As earnings season gets under way early in 2011, investors should perhaps look at the profit margins of producers, especially those who need to buy raw materials to make their products (CHART BELOW).
US producers face higher costs/inflation. However, they can't pass off that cost to their customers.
From the conversion of raw materials to the finished products that's eventually sold to consumers, business at all production stages swallow a portion of the cost (meaning no one fully passes on the cost to their customers, be they corporate customers or the end consumer).
Those who are the closest in the manufacturing chain to raw materials likely suffer the most.
Consider the month of December 2010, when year-on-year inflation surged 15.5 percent for raw goods, 6.5 percent for intermediary goods, 4.0 percent for finished goods, and only 1.5 percent for consumers.
Consumer inflation -- by the government's CPI measure -- includes the consumption of services and raw materials, so overall CPI isn't an entirely accurate measure of consumer costs for manufactured goods.
Nevertheless, inflation for consumer goods are likely tame compared to those for producers.
Below is a chart showing inflation for raw materials, intermediary products, finished goods, and consumer prices for 2010.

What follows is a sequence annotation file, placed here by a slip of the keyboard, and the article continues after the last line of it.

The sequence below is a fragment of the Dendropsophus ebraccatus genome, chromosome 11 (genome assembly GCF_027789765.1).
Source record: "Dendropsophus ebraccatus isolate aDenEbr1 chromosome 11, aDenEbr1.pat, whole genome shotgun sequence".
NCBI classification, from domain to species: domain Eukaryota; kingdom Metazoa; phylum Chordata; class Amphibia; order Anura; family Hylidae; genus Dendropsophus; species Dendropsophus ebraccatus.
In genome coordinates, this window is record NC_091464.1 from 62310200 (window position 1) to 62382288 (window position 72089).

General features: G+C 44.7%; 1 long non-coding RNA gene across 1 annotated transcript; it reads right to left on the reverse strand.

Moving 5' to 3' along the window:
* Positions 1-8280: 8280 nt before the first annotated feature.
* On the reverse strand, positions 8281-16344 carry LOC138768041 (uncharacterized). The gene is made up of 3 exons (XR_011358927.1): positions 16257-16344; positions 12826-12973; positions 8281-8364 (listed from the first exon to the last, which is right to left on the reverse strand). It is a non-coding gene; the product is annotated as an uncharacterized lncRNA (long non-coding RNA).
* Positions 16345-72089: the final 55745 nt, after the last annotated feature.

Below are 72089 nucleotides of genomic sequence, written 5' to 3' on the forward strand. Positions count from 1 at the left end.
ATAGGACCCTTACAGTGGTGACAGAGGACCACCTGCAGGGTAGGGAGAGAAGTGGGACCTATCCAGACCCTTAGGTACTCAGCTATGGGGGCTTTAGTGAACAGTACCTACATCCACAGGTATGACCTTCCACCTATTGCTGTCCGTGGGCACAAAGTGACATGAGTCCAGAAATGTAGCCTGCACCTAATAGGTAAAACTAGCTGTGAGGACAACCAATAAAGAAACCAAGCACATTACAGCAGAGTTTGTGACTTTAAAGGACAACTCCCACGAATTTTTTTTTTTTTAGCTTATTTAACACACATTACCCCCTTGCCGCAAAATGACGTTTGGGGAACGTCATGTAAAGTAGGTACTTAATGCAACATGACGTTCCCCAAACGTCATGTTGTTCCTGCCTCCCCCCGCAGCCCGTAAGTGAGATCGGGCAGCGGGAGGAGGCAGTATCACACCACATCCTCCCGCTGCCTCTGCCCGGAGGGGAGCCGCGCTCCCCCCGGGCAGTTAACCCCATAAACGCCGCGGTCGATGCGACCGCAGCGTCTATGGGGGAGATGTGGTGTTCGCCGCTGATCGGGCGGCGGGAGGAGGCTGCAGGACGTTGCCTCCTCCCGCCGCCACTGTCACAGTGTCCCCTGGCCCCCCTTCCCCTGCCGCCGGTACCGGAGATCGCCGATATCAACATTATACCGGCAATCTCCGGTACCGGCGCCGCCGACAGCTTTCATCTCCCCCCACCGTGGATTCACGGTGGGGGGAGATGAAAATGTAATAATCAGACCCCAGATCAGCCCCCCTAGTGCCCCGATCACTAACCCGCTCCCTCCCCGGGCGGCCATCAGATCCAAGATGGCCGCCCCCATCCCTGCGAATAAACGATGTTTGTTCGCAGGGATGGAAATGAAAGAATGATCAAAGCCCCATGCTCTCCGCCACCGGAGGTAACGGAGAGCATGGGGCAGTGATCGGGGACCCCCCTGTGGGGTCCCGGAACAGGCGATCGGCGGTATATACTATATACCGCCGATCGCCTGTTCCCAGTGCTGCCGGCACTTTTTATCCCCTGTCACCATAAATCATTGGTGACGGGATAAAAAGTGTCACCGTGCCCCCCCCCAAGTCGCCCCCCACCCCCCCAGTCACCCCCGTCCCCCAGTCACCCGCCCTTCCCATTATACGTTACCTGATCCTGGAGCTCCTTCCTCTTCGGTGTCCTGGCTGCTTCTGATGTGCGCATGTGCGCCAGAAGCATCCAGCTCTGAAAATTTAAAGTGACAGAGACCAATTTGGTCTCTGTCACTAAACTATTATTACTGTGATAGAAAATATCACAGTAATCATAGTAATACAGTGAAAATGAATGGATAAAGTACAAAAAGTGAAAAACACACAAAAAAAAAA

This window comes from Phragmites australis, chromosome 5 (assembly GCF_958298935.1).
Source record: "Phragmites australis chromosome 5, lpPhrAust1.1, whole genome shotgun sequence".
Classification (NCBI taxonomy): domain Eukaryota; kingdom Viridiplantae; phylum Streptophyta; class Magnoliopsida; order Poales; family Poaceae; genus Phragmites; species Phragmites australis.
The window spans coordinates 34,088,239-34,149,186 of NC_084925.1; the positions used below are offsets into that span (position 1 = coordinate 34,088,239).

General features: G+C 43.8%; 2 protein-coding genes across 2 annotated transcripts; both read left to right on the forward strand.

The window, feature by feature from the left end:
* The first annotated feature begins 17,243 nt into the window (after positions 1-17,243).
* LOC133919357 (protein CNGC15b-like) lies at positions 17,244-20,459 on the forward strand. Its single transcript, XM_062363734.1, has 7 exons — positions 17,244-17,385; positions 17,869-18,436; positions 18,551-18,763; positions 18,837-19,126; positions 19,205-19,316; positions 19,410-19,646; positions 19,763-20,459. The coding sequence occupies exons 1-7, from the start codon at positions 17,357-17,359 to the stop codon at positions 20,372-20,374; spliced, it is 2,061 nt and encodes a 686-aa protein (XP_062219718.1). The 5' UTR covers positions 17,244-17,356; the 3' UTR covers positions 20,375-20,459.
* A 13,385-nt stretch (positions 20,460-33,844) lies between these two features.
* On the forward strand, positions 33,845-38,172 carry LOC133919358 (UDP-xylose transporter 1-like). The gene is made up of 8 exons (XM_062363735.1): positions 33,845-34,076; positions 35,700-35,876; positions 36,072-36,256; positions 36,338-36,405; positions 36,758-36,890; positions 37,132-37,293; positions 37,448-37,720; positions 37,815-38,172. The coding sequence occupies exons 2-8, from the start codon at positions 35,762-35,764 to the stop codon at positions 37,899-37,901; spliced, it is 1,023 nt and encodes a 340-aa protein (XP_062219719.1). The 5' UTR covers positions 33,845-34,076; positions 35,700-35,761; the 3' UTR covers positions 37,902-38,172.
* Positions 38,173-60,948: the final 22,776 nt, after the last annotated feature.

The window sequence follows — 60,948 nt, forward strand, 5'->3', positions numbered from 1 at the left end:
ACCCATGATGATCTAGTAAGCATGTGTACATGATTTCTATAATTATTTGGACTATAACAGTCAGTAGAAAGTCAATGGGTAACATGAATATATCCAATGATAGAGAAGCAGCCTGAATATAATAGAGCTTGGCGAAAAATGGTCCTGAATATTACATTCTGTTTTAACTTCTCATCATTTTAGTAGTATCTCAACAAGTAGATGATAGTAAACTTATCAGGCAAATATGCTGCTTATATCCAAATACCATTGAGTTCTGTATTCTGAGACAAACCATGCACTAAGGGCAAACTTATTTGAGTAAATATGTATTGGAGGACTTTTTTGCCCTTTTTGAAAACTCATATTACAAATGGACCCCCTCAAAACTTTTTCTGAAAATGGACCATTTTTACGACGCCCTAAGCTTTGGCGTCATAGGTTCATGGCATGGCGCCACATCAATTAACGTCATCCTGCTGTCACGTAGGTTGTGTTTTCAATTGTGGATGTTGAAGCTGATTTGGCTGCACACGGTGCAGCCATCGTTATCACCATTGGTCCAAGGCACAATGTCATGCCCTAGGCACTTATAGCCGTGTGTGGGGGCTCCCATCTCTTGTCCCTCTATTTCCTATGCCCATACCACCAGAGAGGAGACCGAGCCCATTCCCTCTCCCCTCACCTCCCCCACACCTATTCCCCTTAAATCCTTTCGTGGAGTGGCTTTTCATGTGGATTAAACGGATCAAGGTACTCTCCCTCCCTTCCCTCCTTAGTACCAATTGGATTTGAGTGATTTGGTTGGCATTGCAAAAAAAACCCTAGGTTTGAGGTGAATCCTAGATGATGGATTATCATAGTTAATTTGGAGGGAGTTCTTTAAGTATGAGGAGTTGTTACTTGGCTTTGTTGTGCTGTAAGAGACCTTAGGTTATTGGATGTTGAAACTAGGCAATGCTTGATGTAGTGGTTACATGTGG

The chart illustrates the assertions stated above, namely that:
1) compared to 2009, the cost of raw material has skyrocketed.
2) each level of production swallows a portion of production cost
3) those hit the hardest are likely the producers closest to the raw material stage
One reason costs can't be passed on to consumer is that wages are stagnant and the labor market remains poor. However, as raw material costs increase and producers are further squeezed, something has to give.
An optimistic scenario is that consumer confidence and balance sheets improve, so they agree to pay higher prices. An adverse scenario is that consumers can't afford the higher prices, so businesses go bankrupt and consumers forego certain goods.
At the onset of the recovery after the financial crisis, companies posted impressive rebounds in earnings as they brutally slashed costs. However, they were weaker in revenues growth.
Now, a new pattern is emerging for some companies: solid revenues, but shrinking profit margins and less-than-stellar earnings.
Below are several companies, across various industries, that exhibited this pattern in recent earnings reports (for the costs, I tried to get the metric that most accurately reflects the effects of inflation):
%Rev growth %Cost/inflation growth
Pepsi PEP 36.5 41.3
Cisco CSCO 6.03 19.04
Sara Lee SLE -0.42 2.24
Humana HUM 9.4 13.23
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